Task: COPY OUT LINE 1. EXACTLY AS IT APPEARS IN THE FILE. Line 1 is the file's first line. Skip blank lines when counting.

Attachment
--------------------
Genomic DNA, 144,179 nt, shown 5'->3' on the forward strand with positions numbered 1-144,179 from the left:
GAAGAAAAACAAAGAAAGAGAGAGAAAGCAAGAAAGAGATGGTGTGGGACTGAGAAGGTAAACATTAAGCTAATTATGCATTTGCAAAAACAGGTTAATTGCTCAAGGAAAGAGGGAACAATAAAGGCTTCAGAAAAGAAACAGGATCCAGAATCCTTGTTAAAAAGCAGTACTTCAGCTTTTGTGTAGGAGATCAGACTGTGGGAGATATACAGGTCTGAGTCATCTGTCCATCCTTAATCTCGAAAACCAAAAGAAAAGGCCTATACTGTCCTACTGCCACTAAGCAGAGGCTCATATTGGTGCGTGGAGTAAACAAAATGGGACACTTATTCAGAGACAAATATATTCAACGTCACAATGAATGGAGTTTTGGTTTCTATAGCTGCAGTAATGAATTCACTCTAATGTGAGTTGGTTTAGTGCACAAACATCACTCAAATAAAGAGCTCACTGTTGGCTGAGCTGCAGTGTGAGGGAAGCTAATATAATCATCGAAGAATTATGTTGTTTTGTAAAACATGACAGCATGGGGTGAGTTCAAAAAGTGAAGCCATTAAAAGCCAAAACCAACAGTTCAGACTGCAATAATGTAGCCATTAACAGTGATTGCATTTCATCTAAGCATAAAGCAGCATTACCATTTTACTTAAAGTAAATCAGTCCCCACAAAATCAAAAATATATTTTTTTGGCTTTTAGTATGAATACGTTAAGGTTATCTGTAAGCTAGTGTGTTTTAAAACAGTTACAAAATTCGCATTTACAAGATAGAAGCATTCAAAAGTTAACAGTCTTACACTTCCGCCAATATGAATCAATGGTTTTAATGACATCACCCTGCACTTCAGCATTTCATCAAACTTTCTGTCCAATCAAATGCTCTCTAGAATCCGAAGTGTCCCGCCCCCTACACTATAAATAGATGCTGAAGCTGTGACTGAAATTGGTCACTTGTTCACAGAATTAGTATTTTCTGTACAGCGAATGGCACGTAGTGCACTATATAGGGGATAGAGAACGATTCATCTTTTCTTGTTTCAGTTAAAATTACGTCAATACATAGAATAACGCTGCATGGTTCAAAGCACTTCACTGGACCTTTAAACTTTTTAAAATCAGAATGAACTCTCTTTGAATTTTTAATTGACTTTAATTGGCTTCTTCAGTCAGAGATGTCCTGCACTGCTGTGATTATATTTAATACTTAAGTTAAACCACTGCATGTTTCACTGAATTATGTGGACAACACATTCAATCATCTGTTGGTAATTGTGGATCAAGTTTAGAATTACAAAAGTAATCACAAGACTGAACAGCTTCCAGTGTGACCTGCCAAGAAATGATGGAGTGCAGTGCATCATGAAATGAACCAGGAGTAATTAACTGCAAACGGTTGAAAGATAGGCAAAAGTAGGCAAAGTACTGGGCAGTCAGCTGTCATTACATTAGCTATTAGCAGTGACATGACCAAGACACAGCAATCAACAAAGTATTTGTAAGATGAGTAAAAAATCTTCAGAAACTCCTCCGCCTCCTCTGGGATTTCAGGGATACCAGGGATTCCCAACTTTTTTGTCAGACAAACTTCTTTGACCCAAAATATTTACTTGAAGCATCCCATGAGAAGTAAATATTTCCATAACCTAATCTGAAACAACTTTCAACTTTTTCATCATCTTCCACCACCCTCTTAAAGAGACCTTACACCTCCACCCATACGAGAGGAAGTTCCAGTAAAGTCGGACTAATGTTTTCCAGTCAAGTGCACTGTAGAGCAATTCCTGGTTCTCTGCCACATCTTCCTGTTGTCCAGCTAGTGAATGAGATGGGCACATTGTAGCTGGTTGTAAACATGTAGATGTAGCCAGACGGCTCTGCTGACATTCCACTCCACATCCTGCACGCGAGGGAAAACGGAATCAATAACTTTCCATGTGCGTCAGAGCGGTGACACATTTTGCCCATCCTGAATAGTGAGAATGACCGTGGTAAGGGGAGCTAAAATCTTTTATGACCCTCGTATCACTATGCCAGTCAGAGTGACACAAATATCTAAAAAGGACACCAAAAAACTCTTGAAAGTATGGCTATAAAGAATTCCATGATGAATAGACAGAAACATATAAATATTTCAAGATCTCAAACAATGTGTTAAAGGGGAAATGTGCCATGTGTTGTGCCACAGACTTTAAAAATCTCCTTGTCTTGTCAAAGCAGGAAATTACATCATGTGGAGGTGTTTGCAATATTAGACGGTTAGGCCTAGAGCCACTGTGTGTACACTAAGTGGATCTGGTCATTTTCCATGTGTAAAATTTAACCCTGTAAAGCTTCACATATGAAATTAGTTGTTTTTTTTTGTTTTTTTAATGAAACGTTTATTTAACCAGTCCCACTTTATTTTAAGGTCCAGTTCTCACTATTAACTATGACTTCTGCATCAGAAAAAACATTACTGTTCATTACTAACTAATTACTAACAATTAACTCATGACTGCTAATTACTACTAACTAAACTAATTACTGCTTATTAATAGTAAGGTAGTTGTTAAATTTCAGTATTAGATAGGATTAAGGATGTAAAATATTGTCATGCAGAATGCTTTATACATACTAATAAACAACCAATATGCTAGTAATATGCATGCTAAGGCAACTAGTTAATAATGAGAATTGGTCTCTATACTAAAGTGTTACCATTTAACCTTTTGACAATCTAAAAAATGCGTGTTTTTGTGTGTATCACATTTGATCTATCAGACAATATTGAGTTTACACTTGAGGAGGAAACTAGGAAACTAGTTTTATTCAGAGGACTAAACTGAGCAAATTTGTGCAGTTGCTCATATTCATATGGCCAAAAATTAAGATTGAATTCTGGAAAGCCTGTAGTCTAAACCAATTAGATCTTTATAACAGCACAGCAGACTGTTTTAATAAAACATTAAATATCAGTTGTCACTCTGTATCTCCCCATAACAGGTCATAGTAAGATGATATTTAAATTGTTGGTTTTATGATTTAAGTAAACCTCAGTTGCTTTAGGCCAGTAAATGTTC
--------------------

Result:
Genomic DNA, 144,179 nt, shown 5'->3' on the forward strand with positions numbered 1-144,179 from the left: